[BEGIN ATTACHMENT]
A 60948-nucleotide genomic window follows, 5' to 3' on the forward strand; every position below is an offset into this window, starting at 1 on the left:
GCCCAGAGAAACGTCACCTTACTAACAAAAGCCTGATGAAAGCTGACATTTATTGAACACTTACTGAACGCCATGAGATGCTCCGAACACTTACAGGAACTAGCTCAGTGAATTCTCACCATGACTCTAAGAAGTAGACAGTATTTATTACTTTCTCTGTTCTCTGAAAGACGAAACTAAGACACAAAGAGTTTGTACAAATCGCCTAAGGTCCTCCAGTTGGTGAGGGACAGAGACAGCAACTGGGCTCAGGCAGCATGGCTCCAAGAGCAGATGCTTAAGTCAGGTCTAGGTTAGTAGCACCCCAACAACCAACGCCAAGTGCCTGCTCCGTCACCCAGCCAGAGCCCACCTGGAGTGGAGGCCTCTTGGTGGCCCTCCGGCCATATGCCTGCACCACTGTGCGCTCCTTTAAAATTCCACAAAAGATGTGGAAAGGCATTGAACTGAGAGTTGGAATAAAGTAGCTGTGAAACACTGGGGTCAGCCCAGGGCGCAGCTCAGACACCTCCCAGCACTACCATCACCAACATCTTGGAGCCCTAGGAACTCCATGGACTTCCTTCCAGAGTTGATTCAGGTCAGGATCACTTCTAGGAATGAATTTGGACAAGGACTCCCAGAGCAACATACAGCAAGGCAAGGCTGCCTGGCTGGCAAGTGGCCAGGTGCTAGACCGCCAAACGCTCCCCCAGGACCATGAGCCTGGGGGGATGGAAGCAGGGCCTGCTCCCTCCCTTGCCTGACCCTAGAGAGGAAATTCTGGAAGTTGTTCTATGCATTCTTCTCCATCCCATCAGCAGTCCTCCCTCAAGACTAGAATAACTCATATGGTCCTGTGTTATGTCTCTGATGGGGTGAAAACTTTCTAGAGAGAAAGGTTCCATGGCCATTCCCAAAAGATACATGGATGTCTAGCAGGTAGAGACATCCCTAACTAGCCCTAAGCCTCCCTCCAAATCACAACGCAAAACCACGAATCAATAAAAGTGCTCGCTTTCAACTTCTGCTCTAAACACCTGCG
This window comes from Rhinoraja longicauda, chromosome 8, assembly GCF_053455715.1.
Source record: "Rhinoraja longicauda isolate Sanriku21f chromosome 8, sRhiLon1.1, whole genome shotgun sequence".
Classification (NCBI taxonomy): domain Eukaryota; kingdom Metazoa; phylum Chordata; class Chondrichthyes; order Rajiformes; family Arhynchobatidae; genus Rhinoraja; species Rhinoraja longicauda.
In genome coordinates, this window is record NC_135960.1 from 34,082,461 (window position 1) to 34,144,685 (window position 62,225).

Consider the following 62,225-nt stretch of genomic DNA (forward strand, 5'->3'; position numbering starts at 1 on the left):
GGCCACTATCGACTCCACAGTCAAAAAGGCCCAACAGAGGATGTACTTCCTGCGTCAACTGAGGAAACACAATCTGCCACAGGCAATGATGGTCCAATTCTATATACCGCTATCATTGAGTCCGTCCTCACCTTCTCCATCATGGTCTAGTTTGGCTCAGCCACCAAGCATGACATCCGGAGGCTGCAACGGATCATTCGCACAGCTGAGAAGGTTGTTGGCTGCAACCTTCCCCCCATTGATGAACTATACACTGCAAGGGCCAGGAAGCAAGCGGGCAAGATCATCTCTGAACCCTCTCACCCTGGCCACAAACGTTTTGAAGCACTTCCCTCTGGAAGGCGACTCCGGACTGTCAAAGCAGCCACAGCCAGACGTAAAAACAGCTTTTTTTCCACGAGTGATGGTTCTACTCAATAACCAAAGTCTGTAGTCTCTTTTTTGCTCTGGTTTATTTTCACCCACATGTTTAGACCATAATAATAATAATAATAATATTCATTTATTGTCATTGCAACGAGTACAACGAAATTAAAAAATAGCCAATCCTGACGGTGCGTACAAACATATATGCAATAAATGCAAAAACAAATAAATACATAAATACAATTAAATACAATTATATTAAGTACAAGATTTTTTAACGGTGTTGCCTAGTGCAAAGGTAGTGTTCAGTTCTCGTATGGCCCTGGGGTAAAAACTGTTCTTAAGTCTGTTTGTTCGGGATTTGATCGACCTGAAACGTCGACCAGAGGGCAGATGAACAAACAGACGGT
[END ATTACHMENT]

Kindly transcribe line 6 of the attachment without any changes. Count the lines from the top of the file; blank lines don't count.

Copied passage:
In genome coordinates, this window is record NC_135960.1 from 34,082,461 (window position 1) to 34,144,685 (window position 62,225).